By Scott Stepenuck
If you have ever recorded a guitar solo that you wish had more sustain, or a vocalist that is too soft at some points and too loud in others, or perhaps a bass or percussion track is lost in the background and just not punchy enough, this article is for you.
A compressor is like having your own private recording specialist that listens to your track and continually adjusts the volume to reduce it at the highest points to make the overall average sound appear louder and or more balanced.
Compressors have five basic controls -
1) Attack – represents how long it takes for the effect to reach its maximum level.
This control is measured in milliseconds (ms). A fast attack is useful for catching percussive peaks, to tame them so the overall track level can be increased, useful for adding punch to a track.
2) Release – represents after the effect is activated, how long it takes to let go of a signal after it has gone below the specified threshold. This control is measured in milliseconds (ms). A long release is useful for adding sustain to a signal, good for guitar solos.
3) Threshold – this is the point at which the level is set for the compressor to begin working. This control is measured in decibels (db).
4) Ratio – this control governs the amount of compression applied to a signal once the threshold has been exceeded. This control is measured in decibels (db). In simple terms, for example a 4:1 ratio means for every 4 decibel of input that exceed the threshold, 1 decibel of output will be passed. If we set a 10:1 ratio, 10 decibels above out threshold would only out put 1 decibel in level.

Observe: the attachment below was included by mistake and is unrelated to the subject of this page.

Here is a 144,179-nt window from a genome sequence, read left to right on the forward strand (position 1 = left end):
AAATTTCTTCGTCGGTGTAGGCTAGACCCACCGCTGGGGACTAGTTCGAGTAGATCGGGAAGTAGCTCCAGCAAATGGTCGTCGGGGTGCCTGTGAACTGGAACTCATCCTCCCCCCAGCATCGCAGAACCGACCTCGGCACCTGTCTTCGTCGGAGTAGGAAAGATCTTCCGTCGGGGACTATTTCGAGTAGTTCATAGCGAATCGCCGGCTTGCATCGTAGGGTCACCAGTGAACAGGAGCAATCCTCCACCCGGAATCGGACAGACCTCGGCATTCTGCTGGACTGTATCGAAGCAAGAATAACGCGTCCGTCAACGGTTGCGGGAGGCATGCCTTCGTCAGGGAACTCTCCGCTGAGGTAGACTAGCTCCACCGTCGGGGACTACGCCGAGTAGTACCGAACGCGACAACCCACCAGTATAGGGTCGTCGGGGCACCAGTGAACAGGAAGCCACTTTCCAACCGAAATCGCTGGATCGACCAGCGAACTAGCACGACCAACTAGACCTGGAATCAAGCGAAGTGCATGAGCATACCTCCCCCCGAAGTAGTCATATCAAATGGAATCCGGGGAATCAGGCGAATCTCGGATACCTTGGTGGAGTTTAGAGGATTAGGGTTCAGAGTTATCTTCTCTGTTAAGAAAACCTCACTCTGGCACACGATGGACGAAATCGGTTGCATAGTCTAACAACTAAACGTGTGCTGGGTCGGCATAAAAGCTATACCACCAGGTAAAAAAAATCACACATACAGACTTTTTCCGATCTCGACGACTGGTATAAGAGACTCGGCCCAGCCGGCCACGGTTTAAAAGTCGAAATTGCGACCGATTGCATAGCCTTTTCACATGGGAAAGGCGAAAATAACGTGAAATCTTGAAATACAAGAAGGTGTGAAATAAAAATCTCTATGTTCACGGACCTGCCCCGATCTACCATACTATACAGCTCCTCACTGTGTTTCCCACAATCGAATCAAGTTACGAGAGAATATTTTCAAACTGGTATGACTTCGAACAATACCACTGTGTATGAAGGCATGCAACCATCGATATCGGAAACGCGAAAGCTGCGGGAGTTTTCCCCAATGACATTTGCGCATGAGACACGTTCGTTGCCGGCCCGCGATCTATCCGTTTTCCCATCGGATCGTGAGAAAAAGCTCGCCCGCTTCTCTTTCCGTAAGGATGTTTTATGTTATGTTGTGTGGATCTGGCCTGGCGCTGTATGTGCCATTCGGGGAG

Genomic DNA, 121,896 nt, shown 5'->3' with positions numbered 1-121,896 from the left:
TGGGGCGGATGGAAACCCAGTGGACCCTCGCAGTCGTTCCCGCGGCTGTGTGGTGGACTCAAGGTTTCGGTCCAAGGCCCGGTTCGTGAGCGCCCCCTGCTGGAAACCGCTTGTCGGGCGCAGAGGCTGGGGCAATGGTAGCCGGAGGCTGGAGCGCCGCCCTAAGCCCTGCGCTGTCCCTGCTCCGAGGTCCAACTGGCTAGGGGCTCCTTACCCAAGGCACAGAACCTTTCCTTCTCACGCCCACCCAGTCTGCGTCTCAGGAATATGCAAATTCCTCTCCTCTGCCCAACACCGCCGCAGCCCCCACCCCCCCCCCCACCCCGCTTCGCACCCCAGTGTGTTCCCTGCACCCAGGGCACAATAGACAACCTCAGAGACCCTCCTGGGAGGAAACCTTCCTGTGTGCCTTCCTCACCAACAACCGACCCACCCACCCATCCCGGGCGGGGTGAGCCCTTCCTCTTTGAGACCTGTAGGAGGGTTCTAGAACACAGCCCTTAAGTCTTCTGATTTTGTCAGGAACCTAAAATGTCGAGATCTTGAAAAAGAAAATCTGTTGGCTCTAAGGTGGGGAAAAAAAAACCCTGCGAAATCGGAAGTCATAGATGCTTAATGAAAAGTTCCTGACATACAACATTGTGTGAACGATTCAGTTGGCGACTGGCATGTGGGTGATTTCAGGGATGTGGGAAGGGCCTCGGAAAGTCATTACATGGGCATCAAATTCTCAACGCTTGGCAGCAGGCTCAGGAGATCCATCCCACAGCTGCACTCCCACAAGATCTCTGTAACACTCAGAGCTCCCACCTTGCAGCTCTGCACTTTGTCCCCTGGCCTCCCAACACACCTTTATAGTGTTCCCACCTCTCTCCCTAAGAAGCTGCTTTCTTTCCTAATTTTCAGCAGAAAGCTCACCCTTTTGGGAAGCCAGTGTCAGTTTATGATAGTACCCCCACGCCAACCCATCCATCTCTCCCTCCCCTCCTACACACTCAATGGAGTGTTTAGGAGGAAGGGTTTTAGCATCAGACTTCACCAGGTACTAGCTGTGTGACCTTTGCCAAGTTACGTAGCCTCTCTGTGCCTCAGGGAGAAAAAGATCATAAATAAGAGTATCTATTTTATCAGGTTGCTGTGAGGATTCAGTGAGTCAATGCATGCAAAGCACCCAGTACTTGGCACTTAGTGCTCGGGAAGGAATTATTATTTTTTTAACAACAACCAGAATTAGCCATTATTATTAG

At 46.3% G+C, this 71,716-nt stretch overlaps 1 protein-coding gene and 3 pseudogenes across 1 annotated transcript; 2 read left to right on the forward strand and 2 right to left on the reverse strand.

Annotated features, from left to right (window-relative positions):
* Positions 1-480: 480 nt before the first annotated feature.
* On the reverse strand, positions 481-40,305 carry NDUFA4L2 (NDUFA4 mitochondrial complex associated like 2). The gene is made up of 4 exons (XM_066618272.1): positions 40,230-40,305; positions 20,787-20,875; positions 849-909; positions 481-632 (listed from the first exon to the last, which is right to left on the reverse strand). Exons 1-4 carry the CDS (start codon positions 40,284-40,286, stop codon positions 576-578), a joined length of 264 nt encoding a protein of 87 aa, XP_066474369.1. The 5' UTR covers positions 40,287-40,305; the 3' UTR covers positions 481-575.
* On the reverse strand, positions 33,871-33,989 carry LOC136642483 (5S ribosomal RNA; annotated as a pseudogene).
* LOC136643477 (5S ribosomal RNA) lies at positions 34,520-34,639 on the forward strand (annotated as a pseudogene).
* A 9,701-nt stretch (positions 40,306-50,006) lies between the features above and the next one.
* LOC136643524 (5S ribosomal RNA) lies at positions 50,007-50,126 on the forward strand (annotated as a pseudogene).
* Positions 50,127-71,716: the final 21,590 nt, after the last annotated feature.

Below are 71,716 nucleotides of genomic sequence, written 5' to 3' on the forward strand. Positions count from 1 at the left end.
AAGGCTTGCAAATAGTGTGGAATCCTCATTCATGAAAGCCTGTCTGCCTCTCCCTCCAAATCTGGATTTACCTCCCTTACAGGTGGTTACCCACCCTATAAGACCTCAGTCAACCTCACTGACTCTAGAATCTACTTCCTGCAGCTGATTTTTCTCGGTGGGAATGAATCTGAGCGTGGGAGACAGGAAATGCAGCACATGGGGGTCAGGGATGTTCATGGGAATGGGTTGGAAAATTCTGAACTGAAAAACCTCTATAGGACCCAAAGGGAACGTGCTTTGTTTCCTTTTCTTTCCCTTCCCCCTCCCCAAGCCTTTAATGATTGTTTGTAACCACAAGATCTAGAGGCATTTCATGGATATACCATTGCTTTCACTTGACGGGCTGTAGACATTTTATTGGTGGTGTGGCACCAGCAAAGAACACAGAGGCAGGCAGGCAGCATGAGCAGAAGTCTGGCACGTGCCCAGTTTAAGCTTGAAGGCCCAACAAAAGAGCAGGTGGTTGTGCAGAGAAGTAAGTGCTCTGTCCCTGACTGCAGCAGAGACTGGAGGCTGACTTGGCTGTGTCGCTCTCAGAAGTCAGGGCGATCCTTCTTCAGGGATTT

5) Output – This governs the overall output level of the effect. This can be useful to ‘make-up’ the output level that will be reduced from applying compression to a signal. This control is measured in decibels (db).
The above waveform depicts a typical waveform 1 and ½ measures long, or six beats. If we normalized the above item, only the 2, 4, and 6th beat would be maximized, but the overall level would not change much. But if we applied compression, assuming the peaks were at zero db (maximum volume), and we were to set a threshold of –10 db, with say a ratio of 10:1 and increase the output level to +5 - 10 db, we would reduce the peaks and bring the overall average volume level up to make that track more present or louder in the mix.
Let's use some real examples.
In Sonar, bring up a track with a drum loop or beat. Insert the Cakewalk FX Compressor plug in into that track. Select preset “Radio Compression”, set the attack time to 0.1 and the output to 3.4. This will increase the punchyness and overall level or your track. This preset works well for bass as well.
Let's bring up a track with a guitar solo on it and insert the Cakewalk FX Compressor plug in into that track. If you have a clean guitar track (without distortion on it), you may insert the “Cakewalk Amp Sim” plug in after the compressor to add distortion to your signal. Select compressor preset “Guitar Sustain”, set the release parameter to 3000.0, adjust the Compressor threshold and out level to taste, and you should find a substantial increase in sustain to your signal.
For the final example, bring up a vocal track, insert the Cakewalk FX Compressor plug in, and select the “Light Vocal Compression” preset. Start by using a fast attack time, adjust the threshold and ratio as the track plays back to affect more or less of the track as desired. You can finally adjust the output level to get an acceptable volume level. You should find that this will help balance the difference between loud and soft passages within a track and give a ‘balanced’ sound to the track.
Compressors are important not only on individual tracks, but also in sub-mixes and final mixes, try inserting a compressor in a main output and compressing an entire mix to give it a more polished sound, before burning it onto a CD.